Food for thought

The Government now advises women to breast-feed babies for six months. Joanna Moorhead, a mother of four, has been breast-feeding for 11 years, and can't understand why there aren't more like her
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Indy Lifestyle Online

Breast might be best, but for most women it isn't for long. Around seven in 10 new mums start off breast-feeding their newborns, but six weeks later only four in 10 are still at it. By six months the figure has gone down again, to one in five, and by nine months only around one in 10 are still breast-feeding.

Breast might be best, but for most women it isn't for long. Around seven in 10 new mums start off breast-feeding their newborns, but six weeks later only four in 10 are still at it. By six months the figure has gone down again, to one in five, and by nine months only around one in 10 are still breast-feeding.

The Government, though, would like to change all that. Today it issues a new bit of advice: what's best, says the Department of Health, is to breast-feed for not just the first few hours or the first few days or even the first few weeks, but for the first six months. And that's exclusive breast-feeding, too: babies don't need formula, they don't need water, they don't need cereals. A nearby mum – or if she's not available, then a bottle of expressed milk – is more than adequate.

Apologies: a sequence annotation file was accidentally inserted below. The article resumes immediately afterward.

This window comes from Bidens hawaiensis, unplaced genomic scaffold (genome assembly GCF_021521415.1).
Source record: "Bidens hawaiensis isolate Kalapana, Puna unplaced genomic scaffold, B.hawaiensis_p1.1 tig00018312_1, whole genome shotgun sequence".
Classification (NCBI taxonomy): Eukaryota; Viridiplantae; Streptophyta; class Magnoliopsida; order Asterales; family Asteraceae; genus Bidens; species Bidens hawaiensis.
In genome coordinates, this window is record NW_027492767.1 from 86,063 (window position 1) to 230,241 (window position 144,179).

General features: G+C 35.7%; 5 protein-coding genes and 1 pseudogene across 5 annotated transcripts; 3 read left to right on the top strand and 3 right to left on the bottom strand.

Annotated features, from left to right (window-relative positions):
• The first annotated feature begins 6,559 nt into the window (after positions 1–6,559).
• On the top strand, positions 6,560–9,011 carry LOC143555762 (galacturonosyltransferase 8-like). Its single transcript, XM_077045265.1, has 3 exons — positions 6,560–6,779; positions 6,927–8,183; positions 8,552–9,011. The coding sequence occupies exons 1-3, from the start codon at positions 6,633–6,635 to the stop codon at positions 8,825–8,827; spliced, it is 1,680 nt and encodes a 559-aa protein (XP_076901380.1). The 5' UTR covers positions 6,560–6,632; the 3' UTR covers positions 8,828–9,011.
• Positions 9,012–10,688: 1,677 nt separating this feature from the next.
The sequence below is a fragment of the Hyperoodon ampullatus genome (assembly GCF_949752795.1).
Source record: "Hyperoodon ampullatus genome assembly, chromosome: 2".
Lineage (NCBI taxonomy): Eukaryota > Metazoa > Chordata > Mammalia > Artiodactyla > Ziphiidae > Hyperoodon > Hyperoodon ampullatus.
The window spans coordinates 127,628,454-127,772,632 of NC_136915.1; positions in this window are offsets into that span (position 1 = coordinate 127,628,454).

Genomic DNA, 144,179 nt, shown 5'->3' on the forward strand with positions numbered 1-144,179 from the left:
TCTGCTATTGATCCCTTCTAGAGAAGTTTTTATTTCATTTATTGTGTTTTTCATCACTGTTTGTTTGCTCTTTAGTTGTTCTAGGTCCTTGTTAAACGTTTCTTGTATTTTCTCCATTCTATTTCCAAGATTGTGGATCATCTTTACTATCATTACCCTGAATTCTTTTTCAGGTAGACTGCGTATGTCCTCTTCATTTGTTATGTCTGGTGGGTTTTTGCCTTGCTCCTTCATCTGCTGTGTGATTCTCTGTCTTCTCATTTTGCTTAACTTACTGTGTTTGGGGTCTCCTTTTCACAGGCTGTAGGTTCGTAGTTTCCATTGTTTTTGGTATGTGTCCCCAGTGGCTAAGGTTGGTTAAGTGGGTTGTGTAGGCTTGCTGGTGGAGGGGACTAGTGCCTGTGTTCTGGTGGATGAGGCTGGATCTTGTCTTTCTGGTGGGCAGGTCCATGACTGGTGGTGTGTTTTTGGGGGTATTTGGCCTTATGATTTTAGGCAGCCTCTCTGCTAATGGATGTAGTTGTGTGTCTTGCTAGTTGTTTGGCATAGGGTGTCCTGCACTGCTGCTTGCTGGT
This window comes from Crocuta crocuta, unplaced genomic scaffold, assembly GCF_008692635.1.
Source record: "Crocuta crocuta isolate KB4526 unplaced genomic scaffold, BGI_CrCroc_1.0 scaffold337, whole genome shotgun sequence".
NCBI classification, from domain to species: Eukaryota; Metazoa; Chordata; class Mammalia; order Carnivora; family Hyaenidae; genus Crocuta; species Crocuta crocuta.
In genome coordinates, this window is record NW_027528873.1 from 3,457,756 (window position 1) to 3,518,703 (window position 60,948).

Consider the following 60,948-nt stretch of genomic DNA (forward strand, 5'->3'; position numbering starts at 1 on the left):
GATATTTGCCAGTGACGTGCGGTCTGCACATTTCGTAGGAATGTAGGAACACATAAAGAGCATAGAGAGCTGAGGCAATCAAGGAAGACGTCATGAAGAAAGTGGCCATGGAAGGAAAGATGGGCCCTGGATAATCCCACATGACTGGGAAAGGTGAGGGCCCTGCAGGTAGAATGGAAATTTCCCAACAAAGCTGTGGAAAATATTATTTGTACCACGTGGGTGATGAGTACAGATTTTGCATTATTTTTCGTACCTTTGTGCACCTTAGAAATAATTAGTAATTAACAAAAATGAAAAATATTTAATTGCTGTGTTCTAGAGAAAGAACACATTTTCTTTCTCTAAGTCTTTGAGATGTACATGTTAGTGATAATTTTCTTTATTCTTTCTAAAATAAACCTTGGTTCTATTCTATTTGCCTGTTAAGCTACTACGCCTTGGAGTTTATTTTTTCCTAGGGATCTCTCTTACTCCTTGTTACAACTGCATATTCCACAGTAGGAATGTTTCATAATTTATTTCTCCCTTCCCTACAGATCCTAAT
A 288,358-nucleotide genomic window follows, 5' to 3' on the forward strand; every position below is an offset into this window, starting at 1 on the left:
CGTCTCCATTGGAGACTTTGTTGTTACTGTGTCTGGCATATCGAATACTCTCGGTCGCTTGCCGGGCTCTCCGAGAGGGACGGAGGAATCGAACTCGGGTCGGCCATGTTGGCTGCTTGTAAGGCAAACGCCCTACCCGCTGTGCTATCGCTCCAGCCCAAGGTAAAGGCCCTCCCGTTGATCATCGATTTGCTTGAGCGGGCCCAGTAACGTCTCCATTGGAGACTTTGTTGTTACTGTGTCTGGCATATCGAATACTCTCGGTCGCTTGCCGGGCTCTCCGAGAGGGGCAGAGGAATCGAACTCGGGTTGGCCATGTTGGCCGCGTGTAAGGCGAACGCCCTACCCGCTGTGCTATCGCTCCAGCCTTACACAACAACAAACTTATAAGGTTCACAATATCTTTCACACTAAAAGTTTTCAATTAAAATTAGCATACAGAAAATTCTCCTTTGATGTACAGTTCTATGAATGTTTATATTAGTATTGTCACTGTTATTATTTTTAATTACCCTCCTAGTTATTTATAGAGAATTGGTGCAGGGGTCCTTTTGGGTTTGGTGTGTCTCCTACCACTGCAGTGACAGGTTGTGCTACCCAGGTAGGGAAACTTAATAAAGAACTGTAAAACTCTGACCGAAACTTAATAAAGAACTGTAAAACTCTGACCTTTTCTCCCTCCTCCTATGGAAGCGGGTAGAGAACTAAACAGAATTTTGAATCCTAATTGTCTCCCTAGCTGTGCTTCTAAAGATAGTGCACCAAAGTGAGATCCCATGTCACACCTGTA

Is six months an inordinate amount of time to breast-feed? I've certainly met health visitors who've said the new directive is unworkable – most mums, they say, just don't want to be tied down for so long. But children do tie you down: and one of the best-kept secrets of breast-feeding is that the longer you do it, the easier and more convenient it gets.

And I should know: I've been a breast-feeding mother for 11 years. It was back in April 1992 that I latched my eldest daughter on for her first breast-feed, and three daughters and more than a decade later I'm still going strong. I did have one break – an eight month gap before the birth of my third child in 1998 – but otherwise my life has been occupied for almost as long as I can remember by a breast-feeding baby or toddler – sometimes, even both.